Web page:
Sounds easy right? Well, nothing about this turned out easy. On the first day on the west coast shoot a heavy lift drone with a full days worth of footage plopped into the Atlantic Ocean (technical fault), which hammered morale of course also our lighthouse location fell through last minute. So we had to make a lot of compromises to get what we needed, not necessarily what we wanted. As a director this can be hard to swallow as you have an idea in your head, but you need to switch to firefighting mode and just get what you can without the production breaking. It’s occasions like this that your crew having your back is so so important and a few heroes tend to present themselves. Burschi Wojnar the DOP saved my bacon more than once on this shoot and without him going the extra mile the whole thing would have certainly fallen apart and Dave Minogue the co-producer pulled some magic to get a second lighthouse for us.

 

The underwater tank shoot was one of those high risk situations where you wonder, can David Thompson, our lead, act underwater while holding his breath. Thankfully, the answer was yes and he played such a blinder that by the end of the shoot day he was actually nearly blind. Talk about putting your body on the line. It was already becoming very apparent to me that I wasn’t the only one rooting for this film and the cast and crew were, if you’ll pardon the pun, keeping me afloat.

 

So with all the shoot days behind us the final and arguably the toughest hurdle was looming. Getting someone to do the incredible amount of post production for the meagre budget I had remaining. This took some bouncing around and the guts of two and half years as a few people took it on and the volume of work scared them off. Then Johnny Han introduced me to Brian Ali Harding, the next hero in the story. Brian took it on and although it was a lot more work than he anticipated – think bubble removals, rotoscoping, keying, CGI whales and seas, etc. – he took it on as a labour of love and saw it through. When you are lucky enough to find people who care about your project beyond just the budget available you are very fortunate indeed and that for me is what short film is all about. It’s a collaboration against the odds to make something you all end up emotionally invested in.

 

Buoy screens as part of the Irish Talent: New Shorts 2, Fiction programme on Thursday, 11th July at the Town Hall Theatre at 10:00 as part of the 2019 Galway Film Fleadh.The 31st Galway Film Fleadh runs 9 – 14 July 2019.

 

 

Preview of Irish Film at Galway Film Fleadh 2019

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Film Ireland Podcast: Episode 36 – I’m Jesus. I Want Cocaine

 

Sarah Cullen and Richard Drumm return to open up the bonnet of film. In this episode, our podders shine a light on Netflix fodder Rim of the World, I Am Mother, When They See Us and The Perfection, and take a look at some recent cinema releases, including Too Late To Die Young,  Diego Maradona, Brightburn, X-Men: Dark Phoenix, High Life, Godzilla: King of the Monsters and In Fabric.

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Gerard Walsh, Director of Farmer Michael (The Life and Times of a Social Media Pariah)’

 

Gerard Wash’s short documentary introduces us to Farmer Michael, a Galway-based, divisive character getting millions of views online. But his creator, Stevo Timothy, has a past with far more twists and turns than anyone would expect.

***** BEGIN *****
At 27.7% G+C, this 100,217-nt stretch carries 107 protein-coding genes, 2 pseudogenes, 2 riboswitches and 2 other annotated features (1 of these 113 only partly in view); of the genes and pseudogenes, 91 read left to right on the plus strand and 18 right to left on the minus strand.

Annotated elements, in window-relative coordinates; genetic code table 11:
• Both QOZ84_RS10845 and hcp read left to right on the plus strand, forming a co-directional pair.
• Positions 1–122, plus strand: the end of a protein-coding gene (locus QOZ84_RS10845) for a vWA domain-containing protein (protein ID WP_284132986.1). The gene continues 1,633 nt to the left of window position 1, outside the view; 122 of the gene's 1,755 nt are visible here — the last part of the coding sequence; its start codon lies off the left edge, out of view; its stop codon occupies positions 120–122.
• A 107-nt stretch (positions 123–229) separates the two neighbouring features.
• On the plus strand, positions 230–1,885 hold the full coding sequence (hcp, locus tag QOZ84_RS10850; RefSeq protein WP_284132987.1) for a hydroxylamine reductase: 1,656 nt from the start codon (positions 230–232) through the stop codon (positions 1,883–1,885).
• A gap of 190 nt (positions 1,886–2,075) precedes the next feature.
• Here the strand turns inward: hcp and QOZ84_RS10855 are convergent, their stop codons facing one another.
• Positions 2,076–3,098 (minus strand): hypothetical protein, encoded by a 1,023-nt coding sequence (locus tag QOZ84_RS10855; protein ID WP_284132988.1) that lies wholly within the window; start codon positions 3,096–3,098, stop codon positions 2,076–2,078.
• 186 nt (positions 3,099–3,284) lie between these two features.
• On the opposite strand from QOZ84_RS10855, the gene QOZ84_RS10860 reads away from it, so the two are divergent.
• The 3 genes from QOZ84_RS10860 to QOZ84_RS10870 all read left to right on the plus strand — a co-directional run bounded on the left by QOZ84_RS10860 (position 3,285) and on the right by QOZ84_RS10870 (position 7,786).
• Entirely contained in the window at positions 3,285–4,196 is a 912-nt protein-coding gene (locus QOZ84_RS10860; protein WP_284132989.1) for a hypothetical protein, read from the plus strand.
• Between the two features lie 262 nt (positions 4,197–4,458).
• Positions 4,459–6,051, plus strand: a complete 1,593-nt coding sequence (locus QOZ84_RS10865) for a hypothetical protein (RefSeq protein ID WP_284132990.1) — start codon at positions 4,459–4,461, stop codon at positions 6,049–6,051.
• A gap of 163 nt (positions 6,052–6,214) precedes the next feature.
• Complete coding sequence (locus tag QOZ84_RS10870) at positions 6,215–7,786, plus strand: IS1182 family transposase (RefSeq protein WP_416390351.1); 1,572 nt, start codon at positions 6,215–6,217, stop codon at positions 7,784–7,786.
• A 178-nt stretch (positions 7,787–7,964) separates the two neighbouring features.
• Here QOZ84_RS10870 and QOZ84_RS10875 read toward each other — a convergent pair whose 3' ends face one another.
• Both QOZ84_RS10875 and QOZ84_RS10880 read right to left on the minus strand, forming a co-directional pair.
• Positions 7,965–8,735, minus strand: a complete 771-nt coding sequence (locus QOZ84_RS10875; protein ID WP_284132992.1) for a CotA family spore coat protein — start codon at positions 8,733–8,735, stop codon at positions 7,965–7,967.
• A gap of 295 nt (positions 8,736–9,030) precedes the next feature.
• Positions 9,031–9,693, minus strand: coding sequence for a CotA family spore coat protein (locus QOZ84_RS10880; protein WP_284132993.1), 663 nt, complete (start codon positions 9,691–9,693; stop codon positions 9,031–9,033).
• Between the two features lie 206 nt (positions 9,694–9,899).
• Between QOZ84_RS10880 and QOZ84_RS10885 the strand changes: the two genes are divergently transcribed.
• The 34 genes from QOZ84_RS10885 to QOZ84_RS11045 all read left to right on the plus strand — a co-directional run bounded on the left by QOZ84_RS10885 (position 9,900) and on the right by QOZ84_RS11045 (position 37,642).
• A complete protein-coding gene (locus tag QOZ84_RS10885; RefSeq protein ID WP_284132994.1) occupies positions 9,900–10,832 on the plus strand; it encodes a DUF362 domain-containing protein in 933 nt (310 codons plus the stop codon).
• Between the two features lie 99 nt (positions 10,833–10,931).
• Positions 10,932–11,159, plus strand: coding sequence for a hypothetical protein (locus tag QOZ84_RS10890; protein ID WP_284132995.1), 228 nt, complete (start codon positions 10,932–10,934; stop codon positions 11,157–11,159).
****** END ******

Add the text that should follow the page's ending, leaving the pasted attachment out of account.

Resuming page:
Ahead of its screening at this year’s Galway Film Fleadh, Gerard tells Film Ireland about how the film came together.

 

Documentaries were always something that I enjoyed watching but I never thought I would make one. Feature films have been my goal for over ten years and after directing 3 I decided why not! Let’s give it a go.

I have always been interested in telling people’s stories through small profile pieces and just putting them online so I was really going into the documentary blindfolded. Learning each day.

In between work and personal projects I enjoy asking interesting people that I encounter if I can document their story or talents and just put it out there. It helped me with my filmmaking and storytelling and I would always learn something new.

I still don’t know if it’s a selfless or selfish thing to do because I enjoy taking a peek into other people’s lives. The goal for me is always to help the subject with some sort of release or maybe just help them show off their talents.

I started this with a YouTube channel over 5 years ago called “LIVESETS” at the time. I would contact bands and singer/songwriters and just shoot one-take live performances. But after a while I wanted to do profiles on people from all walks of life. From barbers and sportspeople to comedians and grieving mothers.

Eventually I was approached by Stevo (Farmer Michael). I had worked with him a few years back on a promo video for a pub in Galway and after that, asked him to play a small part in my film South, so there was a bit of a relationship there.

He was looking for someone to create a short video about him and his life so I agreed.  When I sat down to interview him I really wasn’t expecting him to tell me the things he did. I felt Immediately torn on how to tell his story.

On one hand, it is a story of success, redemption and prevailing through art. I think that’s the story he wanted me to focus on originally.  But on the other hand, it’s a story about a terrible tragedy and something that could change a lot of people’s’ minds on how they feel about Stevo as a real person and not just his character.